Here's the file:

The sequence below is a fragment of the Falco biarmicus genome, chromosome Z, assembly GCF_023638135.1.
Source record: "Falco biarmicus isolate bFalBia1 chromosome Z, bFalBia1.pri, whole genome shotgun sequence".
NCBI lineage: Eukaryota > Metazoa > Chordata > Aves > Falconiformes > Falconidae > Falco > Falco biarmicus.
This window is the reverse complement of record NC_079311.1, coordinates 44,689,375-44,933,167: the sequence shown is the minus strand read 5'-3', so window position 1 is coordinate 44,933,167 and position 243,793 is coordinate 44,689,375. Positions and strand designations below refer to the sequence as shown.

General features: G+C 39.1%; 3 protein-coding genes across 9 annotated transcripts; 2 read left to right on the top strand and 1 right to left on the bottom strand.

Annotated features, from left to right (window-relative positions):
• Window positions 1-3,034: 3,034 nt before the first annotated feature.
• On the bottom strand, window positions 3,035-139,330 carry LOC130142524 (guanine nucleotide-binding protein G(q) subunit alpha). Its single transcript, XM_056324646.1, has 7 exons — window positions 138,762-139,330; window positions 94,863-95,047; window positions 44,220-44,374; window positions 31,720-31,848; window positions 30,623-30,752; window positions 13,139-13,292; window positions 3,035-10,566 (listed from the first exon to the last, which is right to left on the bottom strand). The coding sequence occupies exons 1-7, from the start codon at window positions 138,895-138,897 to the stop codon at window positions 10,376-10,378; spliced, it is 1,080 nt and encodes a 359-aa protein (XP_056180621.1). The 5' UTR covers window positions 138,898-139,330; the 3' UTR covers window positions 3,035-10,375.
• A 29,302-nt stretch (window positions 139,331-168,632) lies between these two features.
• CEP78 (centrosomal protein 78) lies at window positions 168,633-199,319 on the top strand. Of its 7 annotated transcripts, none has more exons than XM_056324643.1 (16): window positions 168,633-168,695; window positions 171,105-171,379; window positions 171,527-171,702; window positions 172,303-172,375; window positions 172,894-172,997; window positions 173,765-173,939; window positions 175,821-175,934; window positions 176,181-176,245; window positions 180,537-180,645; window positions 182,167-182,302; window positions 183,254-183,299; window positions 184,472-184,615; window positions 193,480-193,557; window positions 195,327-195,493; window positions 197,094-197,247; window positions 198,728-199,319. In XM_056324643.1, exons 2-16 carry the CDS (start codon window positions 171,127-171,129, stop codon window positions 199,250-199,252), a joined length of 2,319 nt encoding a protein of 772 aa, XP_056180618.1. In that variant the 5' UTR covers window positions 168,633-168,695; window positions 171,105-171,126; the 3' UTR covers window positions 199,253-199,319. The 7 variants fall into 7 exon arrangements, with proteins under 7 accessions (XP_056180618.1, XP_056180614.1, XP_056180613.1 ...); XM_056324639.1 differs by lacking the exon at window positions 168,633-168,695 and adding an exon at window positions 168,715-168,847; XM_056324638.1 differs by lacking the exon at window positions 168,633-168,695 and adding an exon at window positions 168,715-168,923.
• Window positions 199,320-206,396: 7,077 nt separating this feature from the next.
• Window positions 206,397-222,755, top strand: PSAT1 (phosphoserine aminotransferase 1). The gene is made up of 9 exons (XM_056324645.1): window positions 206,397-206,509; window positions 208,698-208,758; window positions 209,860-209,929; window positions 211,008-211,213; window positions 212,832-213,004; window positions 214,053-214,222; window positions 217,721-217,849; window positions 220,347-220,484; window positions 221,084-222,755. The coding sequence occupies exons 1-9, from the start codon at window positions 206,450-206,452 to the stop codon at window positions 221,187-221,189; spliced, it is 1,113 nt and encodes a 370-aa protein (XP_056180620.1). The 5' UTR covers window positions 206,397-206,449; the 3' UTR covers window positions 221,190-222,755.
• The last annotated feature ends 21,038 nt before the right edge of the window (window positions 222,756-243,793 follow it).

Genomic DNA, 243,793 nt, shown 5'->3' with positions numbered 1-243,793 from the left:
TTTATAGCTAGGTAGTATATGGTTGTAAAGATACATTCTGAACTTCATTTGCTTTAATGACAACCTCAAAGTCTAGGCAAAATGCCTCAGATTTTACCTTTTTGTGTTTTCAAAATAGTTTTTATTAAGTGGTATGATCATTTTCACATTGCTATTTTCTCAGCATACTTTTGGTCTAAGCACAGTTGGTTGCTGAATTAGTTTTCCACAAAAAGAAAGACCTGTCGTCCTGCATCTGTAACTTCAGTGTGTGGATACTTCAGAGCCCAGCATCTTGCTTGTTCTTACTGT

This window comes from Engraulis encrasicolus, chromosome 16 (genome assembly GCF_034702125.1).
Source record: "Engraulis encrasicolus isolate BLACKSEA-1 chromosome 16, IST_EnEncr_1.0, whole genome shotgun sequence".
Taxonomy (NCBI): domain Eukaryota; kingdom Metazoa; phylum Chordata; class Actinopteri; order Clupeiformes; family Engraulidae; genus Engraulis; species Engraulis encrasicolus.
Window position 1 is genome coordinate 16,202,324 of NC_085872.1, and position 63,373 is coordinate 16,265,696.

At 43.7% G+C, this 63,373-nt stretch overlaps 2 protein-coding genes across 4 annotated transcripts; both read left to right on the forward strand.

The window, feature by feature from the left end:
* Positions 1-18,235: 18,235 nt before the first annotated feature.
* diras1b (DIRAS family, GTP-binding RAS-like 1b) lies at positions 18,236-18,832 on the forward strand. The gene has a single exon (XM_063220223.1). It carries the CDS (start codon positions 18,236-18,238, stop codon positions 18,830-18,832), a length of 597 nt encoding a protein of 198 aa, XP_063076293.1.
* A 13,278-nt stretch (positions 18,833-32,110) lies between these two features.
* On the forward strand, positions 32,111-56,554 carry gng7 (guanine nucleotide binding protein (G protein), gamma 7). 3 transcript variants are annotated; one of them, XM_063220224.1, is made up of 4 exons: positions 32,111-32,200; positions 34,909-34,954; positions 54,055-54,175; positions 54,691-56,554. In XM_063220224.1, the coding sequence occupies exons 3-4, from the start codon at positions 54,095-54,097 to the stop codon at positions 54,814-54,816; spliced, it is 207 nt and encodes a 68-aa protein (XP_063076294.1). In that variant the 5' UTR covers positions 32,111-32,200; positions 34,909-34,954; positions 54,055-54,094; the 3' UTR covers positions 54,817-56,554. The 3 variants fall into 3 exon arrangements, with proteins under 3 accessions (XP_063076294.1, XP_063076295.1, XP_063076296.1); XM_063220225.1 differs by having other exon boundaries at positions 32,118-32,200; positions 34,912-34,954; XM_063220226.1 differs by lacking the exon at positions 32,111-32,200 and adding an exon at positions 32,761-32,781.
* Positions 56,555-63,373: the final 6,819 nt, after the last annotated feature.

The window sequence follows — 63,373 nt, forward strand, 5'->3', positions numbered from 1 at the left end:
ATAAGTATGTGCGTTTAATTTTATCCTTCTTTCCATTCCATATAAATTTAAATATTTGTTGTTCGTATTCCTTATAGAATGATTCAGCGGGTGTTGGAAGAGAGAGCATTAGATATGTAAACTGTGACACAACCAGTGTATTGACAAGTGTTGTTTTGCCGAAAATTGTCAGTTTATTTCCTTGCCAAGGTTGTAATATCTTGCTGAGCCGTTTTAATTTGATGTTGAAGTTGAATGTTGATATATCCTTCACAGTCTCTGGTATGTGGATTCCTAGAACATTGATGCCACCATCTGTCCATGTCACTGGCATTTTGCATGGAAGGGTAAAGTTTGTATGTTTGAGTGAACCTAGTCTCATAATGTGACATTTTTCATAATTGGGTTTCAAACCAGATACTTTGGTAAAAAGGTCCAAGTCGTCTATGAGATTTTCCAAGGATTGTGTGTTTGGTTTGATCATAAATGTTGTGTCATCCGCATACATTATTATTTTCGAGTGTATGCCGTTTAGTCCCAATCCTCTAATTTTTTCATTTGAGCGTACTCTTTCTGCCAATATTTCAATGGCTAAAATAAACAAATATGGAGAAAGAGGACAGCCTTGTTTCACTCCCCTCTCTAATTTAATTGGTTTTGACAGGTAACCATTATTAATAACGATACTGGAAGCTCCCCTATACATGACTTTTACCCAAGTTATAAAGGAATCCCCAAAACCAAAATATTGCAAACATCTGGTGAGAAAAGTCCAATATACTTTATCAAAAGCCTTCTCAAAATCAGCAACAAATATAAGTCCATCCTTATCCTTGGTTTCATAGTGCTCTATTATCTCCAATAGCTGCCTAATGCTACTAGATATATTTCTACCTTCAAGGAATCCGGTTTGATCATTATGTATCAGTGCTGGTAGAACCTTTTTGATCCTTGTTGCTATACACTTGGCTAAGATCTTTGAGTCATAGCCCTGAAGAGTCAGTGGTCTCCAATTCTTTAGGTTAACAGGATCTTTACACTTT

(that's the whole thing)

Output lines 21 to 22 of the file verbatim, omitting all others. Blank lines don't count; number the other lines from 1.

The window, feature by feature from the left end:
* Positions 1-18,235: 18,235 nt before the first annotated feature.